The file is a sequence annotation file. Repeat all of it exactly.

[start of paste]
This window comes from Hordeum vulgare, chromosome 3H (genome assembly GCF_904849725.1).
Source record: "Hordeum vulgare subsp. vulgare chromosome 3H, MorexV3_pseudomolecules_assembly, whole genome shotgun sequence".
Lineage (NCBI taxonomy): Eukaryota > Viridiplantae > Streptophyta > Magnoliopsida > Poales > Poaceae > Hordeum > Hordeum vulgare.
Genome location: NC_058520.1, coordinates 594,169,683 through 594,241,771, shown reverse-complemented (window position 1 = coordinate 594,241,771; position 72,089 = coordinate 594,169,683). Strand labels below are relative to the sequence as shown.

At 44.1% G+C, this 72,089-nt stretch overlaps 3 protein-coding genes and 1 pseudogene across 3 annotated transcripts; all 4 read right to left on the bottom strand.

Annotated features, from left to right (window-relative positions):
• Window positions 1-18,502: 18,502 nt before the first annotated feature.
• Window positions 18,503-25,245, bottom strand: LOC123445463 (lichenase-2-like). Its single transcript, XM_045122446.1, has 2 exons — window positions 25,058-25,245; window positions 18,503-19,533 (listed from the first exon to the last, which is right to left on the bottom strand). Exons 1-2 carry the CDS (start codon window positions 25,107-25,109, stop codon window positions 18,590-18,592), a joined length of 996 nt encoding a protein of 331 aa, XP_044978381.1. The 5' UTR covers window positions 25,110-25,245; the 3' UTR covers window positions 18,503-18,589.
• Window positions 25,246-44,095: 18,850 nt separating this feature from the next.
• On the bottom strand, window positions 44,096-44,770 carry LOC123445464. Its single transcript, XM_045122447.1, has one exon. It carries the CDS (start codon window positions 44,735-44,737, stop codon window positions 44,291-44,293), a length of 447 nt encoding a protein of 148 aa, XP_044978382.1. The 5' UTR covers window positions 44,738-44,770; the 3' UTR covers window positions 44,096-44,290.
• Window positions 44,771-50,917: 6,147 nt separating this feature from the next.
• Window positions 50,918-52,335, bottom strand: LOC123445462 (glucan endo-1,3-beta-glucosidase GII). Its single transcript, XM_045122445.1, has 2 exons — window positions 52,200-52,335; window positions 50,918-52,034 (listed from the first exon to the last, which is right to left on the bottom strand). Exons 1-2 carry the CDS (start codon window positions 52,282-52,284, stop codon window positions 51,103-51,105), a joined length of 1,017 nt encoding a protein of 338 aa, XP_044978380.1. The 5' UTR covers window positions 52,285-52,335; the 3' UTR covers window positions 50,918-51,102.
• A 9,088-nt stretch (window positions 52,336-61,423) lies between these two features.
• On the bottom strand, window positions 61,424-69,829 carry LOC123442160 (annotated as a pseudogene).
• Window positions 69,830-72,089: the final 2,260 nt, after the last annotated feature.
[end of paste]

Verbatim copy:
This window comes from Hordeum vulgare, chromosome 3H (genome assembly GCF_904849725.1).
Source record: "Hordeum vulgare subsp. vulgare chromosome 3H, MorexV3_pseudomolecules_assembly, whole genome shotgun sequence".
Lineage (NCBI taxonomy): Eukaryota > Viridiplantae > Streptophyta > Magnoliopsida > Poales > Poaceae > Hordeum > Hordeum vulgare.
Genome location: NC_058520.1, coordinates 594,169,683 through 594,241,771, shown reverse-complemented (window position 1 = coordinate 594,241,771; position 72,089 = coordinate 594,169,683). Strand labels below are relative to the sequence as shown.

At 44.1% G+C, this 72,089-nt stretch overlaps 3 protein-coding genes and 1 pseudogene across 3 annotated transcripts; all 4 read right to left on the bottom strand.

Annotated features, from left to right (window-relative positions):
• Window positions 1-18,502: 18,502 nt before the first annotated feature.
• Window positions 18,503-25,245, bottom strand: LOC123445463 (lichenase-2-like). Its single transcript, XM_045122446.1, has 2 exons — window positions 25,058-25,245; window positions 18,503-19,533 (listed from the first exon to the last, which is right to left on the bottom strand). Exons 1-2 carry the CDS (start codon window positions 25,107-25,109, stop codon window positions 18,590-18,592), a joined length of 996 nt encoding a protein of 331 aa, XP_044978381.1. The 5' UTR covers window positions 25,110-25,245; the 3' UTR covers window positions 18,503-18,589.
• Window positions 25,246-44,095: 18,850 nt separating this feature from the next.
• On the bottom strand, window positions 44,096-44,770 carry LOC123445464. Its single transcript, XM_045122447.1, has one exon. It carries the CDS (start codon window positions 44,735-44,737, stop codon window positions 44,291-44,293), a length of 447 nt encoding a protein of 148 aa, XP_044978382.1. The 5' UTR covers window positions 44,738-44,770; the 3' UTR covers window positions 44,096-44,290.
• Window positions 44,771-50,917: 6,147 nt separating this feature from the next.
• Window positions 50,918-52,335, bottom strand: LOC123445462 (glucan endo-1,3-beta-glucosidase GII). Its single transcript, XM_045122445.1, has 2 exons — window positions 52,200-52,335; window positions 50,918-52,034 (listed from the first exon to the last, which is right to left on the bottom strand). Exons 1-2 carry the CDS (start codon window positions 52,282-52,284, stop codon window positions 51,103-51,105), a joined length of 1,017 nt encoding a protein of 338 aa, XP_044978380.1. The 5' UTR covers window positions 52,285-52,335; the 3' UTR covers window positions 50,918-51,102.
• A 9,088-nt stretch (window positions 52,336-61,423) lies between these two features.
• On the bottom strand, window positions 61,424-69,829 carry LOC123442160 (annotated as a pseudogene).
• Window positions 69,830-72,089: the final 2,260 nt, after the last annotated feature.